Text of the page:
Constipation is a common problem, but most people don’t realize that it can be fatal.
Express spoke with Dr. Deborah Lee, of Dr. Fox’s online pharmacy, to find out the 10 reasons constipation can be fatal.
“Several large medical studies have now observed a link between constipation – defined as fewer than three emptyings per week – and an increased risk of death from cardiovascular disease, heart attacks and strokes,” Lee said.
The findings speak for themselves, with plenty of studies pointing to a possible link between constipation and a short or reduced quality of life.
In 2019, a large observational study included 3,359,653 US veterans, of whom 237,855 (7.1%) were diagnosed with constipation.
“Researchers calculated that people with constipation had a 12% higher mortality from all causes than those who weren’t constipated. The constipated group had an 11% increased risk of coronary heart disease, and a 19% increased risk of developing coronary heart disease,” Lee explained. ischemic stroke. Increased mortality was also associated with increased use of laxatives.”
Previous studies looking at the possible link between constipation and mortality have shown conflicting results, but the above study involved more than 3.5 million participants and is believed to be the largest study to date.
Ten reasons why constipation is fatal:
Abnormalities of the gut microbiome
There is increasing evidence of an interaction between the gut microbiota and chronic medical conditions such as metabolic syndrome and coronary heart disease.
“Constipation may promote atherosclerosis, due to the chronic inflammation that arises as a result of altered gut metabolism and the presence of bacterial toxins,” Lee said.
High levels of serotonin
An increase in serotonin production has been observed in people who are constipated and in people who use certain laxatives.
“Serotonin is a vasoconstrictor and can stimulate the production of blood clots. It is thought to play a role in the process of atherosclerosis – the placement of fatty plaques in artery walls,” Lee said.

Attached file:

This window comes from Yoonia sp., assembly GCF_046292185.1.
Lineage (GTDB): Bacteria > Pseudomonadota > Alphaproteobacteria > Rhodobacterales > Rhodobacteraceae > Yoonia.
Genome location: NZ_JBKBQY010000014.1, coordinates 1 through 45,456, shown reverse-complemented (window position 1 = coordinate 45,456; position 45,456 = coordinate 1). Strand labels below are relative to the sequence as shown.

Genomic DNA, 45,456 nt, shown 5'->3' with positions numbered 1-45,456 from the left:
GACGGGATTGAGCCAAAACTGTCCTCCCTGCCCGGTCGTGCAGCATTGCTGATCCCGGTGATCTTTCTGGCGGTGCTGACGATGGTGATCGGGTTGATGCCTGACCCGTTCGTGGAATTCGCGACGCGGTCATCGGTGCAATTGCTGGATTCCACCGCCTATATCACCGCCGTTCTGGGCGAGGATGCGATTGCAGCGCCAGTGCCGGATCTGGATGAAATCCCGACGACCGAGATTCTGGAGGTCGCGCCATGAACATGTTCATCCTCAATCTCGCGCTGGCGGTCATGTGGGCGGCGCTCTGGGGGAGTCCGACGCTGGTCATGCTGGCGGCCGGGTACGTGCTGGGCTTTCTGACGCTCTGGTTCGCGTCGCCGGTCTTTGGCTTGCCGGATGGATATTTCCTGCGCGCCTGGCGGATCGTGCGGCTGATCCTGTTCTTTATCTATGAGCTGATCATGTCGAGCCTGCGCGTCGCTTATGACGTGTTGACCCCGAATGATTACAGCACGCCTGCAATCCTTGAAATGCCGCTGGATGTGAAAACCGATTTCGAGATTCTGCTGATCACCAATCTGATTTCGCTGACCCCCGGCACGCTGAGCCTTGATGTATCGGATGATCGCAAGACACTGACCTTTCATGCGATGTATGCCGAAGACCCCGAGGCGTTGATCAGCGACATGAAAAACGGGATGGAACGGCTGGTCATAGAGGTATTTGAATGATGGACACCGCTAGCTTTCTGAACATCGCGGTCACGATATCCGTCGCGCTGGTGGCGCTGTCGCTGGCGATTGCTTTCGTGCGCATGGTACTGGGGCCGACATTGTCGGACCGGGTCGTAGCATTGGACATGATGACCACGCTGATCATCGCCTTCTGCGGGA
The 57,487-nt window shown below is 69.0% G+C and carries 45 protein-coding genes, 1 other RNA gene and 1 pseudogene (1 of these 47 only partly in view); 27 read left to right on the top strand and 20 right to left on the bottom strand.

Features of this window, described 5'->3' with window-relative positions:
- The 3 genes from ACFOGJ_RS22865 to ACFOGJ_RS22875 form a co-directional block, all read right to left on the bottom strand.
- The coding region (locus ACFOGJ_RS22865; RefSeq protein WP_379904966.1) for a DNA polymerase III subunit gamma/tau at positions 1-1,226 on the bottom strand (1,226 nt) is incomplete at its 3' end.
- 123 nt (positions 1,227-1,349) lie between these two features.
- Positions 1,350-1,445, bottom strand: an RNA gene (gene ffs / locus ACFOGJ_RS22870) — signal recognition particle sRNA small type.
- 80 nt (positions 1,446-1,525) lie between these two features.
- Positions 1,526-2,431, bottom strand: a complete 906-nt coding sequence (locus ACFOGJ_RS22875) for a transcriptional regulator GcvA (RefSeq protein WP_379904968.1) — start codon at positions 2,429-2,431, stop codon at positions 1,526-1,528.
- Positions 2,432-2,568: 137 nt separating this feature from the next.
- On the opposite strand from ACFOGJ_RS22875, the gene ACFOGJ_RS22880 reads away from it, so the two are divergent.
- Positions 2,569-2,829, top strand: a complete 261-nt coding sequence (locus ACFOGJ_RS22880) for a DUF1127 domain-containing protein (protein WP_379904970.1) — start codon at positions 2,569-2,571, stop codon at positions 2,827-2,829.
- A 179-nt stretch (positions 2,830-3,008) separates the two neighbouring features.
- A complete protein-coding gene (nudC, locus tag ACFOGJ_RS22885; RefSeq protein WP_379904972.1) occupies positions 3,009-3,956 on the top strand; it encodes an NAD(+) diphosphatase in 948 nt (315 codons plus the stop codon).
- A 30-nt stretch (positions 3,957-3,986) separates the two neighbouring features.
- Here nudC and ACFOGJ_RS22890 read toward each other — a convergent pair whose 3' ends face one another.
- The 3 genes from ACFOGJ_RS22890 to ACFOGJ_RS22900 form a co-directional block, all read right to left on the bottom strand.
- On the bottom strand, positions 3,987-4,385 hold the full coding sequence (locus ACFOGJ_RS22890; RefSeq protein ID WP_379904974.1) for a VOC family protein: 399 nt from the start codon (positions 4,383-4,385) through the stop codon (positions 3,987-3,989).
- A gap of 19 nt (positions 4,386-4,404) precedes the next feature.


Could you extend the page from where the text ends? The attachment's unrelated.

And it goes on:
Constipation may affect the autonomic nervous system (ANS)
It is the autonomic nervous pathway that we rely on, for example, to stimulate the bowel movement needed to ensure the passage of digestive secrets through the digestive system.
“ANS dysfunction has been observed in patients with chronic diseases such as diabetes and depression, and has been linked to an increased risk of cardiovascular disease,” Lee said.
Dehydration and breath holding
Dehydration may occur due to excessive use of laxatives.
In addition, heart patients are often asked to limit fluid intake, and this can cause a slight drop in blood pressure.
“When they strain to try to pass hard stools, this action combined with the effects of dehydration can lead to collapse – the so-called defecation syncope – meaning ‘fainting’ in the toilet,” she explained to me.
straining to pass stool
When you strain to pass stool, this increases pressure inside the skull and increases the likelihood of a blood vessel within the brain rupturing, causing a stroke.
Constipation causes stress
She told me that not being able to pass a stool causes increased distress and can raise blood pressure.
The physician noted that fatal cardiac events have been reported in the elderly associated with faecal impaction.
Some heart medications can cause constipation
Medicines used to treat high blood pressure, such as calcium channel blockers, also relax smooth muscles and impair bowel function.
Heart failure reduces bowel function
Patients with right-sided heart failure may present with an enlarged, distended intestine with reduced bowel movements.
“When this happens, the intestine itself is relatively weak with blood,” Lee added.
Lack of exercise
She told me that lack of exercise is known to be associated with constipation.
She explained: “A patient with a sudden heart attack or stroke will be confined to bed, which is not beneficial for bowel function. Blood pressure tends to rise immediately after opening the bowel, and this can exacerbate any pre-existing heart condition, leading to heart failure or Arrhythmia”.
How to manage constipation
Constipation must be taken seriously, as establishing a regular bowel habit is essential for optimal health.
And she said to me, “Why don’t you think about your gut habit now, and see what you can do to improve it – and stay healthy?”
In the general population, good fluid intake, a healthy diet rich in fiber, and regular physical exercise are vital to the return of a healthy gut.
Adults are advised to drink 1.5-2 liters of water, along with 20-35 grams of fiber per day, for optimal bowel function.
Make sure you get the recommended 150 minutes of moderate-intensity exercise per week.
Eating a healthy diet is also vital, so she advises me the following:
• Eat plenty of fresh fruits and vegetables that contain high levels of antioxidants, and often high amounts of fibre.
• Eat plenty of whole grains (found in unrefined breakfast cereals, brown bread, brown rice and brown pasta. Eat plenty of legumes such as lentils, beans and chickpeas).
• Increase your intake of foods that are excellent for good bowel function, such as figs, prunes, kiwi fruits, berries, apples, pears (leave the peel), nuts and seeds.
• Avoid processed foods, which are often high in fat, sugar and salt.
• Try cooking from scratch using the freshest ingredients.
• Do not drink soft and sweetened drinks.
• Try probiotics (these foods contain live bacteria and have been found to be beneficial for people with altered bowel function, for example, those with irritable bowel syndrome).
• Eat foods full of probiotics such as sauerkraut and live yogurt.